During pandemic, Kingston FrameWorks helps artists enter global market

Arts business owner talks adapting to COVID-19 and preserving father’s legacy

Kingston FrameWorks opened in 1982.

Colin Morris, who runs the framing business his father started in 1982, believes COVID-19 has helped rather than hindered artists who sell their work.

“You hear a lot of negative news about how this pandemic has hurt artists because galleries had to close—including my own. But what you’re not really hearing is how innovative artists have become and how they’re willing to try new things,” Morris told The Journal.

Kingston FrameWorks has been operating for nearly 40 years. It’s become a fixture of the local arts community by not only enabling artists to attractively display their work, but through connecting them with buyers and coaching them on how to market themselves.

“It is actually a lot of fun being part of the arts community,” Morris said. “You meet a lot of amazing, talented artists around here, and you get to know their stories and help them create.”

Since lockdowns have been a regular feature of the COVID-19 pandemic, Morris is exploring the online art community more than ever before. The Kingston FrameWorks website now has an online shop that enables artists to upload their pieces to be printed in-store or to select custom framing options. They’ve also added an online art gallery where customers can buy prints of local artists’ work.

“It’s not really all that new,” Morris said of their online store. “We just never did it because we’re a small business and things were good.”

In that way, the pandemic has inspired innovations that will continue benefiting artists even when the world returns to normal.

“I can tell you straight from my printing how busy some artists have been because suddenly they’re looking at dropshipping instead of just selling to the local market. They’re looking at selling their art as a print around the world,” he said.

Morris encourages artists to start marketing their work on social media sites like Reddit and TikTok so they can connect with buyers from any region of the globe.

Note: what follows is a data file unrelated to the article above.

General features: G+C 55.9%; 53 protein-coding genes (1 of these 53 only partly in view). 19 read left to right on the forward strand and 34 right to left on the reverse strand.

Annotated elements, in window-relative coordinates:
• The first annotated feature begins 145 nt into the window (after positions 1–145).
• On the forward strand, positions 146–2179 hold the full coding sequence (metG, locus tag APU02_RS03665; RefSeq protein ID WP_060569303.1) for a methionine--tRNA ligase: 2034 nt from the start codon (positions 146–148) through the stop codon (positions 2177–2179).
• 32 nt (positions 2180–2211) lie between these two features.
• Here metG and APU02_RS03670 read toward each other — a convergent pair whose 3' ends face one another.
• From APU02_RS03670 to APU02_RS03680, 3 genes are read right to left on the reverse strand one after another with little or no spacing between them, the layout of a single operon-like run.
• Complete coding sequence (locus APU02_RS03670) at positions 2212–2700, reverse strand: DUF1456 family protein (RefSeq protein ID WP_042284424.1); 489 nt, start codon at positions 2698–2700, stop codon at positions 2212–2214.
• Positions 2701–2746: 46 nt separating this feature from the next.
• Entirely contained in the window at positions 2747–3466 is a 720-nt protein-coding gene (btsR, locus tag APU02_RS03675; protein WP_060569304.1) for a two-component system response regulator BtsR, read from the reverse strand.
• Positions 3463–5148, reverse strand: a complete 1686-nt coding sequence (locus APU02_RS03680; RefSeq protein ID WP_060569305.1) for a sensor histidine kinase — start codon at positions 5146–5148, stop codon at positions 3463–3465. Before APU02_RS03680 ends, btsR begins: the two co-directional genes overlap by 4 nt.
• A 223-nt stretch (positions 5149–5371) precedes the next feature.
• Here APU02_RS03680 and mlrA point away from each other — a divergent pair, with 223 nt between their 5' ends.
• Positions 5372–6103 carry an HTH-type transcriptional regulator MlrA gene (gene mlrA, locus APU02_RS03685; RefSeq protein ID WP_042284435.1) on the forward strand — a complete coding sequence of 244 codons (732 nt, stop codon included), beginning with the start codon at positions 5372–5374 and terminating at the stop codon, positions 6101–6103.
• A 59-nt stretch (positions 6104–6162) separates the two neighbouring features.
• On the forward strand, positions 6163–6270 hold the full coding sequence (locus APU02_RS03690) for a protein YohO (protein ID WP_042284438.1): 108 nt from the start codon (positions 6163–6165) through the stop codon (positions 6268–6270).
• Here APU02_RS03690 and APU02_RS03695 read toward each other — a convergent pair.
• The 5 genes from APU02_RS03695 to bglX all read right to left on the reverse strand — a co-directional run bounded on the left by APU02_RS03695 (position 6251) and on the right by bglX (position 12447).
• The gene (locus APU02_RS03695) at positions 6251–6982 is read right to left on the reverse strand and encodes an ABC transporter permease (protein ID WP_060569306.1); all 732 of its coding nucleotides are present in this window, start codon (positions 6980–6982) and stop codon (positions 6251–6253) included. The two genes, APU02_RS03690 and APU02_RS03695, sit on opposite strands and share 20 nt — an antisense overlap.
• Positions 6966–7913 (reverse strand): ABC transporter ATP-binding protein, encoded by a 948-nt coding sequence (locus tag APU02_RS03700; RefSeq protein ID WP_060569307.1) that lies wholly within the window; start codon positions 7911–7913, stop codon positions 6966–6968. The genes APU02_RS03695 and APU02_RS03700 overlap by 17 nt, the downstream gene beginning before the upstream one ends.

“There’s definitely some people who have pivoted well and we’re doing the same as a business,” he said.

Morris studied finance, but when he was in his early 20s, he never imagined taking over his father’s business. Now, helping Kingston artists and improving FrameWorks’ online store has become his “central focus.”

“[My dad] started saying one night, ‘Yeah, I’m never going to retire. The business isn’t worth anything.’ I said to him, no way. Are you kidding? This is a steady cash flow, there’s a stream there, there’s a reputation that you guys have built, a brand, and people love you guys […] As I tried to convince him, I started convincing me.”

What started as Morris trying to help his dad secure a good retirement became a bigger passion for him.

“Finance was interesting in some ways, but [also] not. I’ve always been more arts-focused and creative, and suddenly it kind of clicked that this is where I could actually make my mark.”

There’s a tendency in a lot of young men to reject following their father’s footsteps, but Morris has come to embrace his role at Kingston FrameWorks.

“A lot of people want to forge their own path for something and while that’s definitely a good thing to do, sometimes maybe that’s a little overrated,” he said.

“Maybe continuing a legacy is actually pretty powerful in its own right. Getting to work with my dad all this time obviously has brought us a new understanding. We work really well together and I wouldn’t even have known that if I hadn’t tried this.” 

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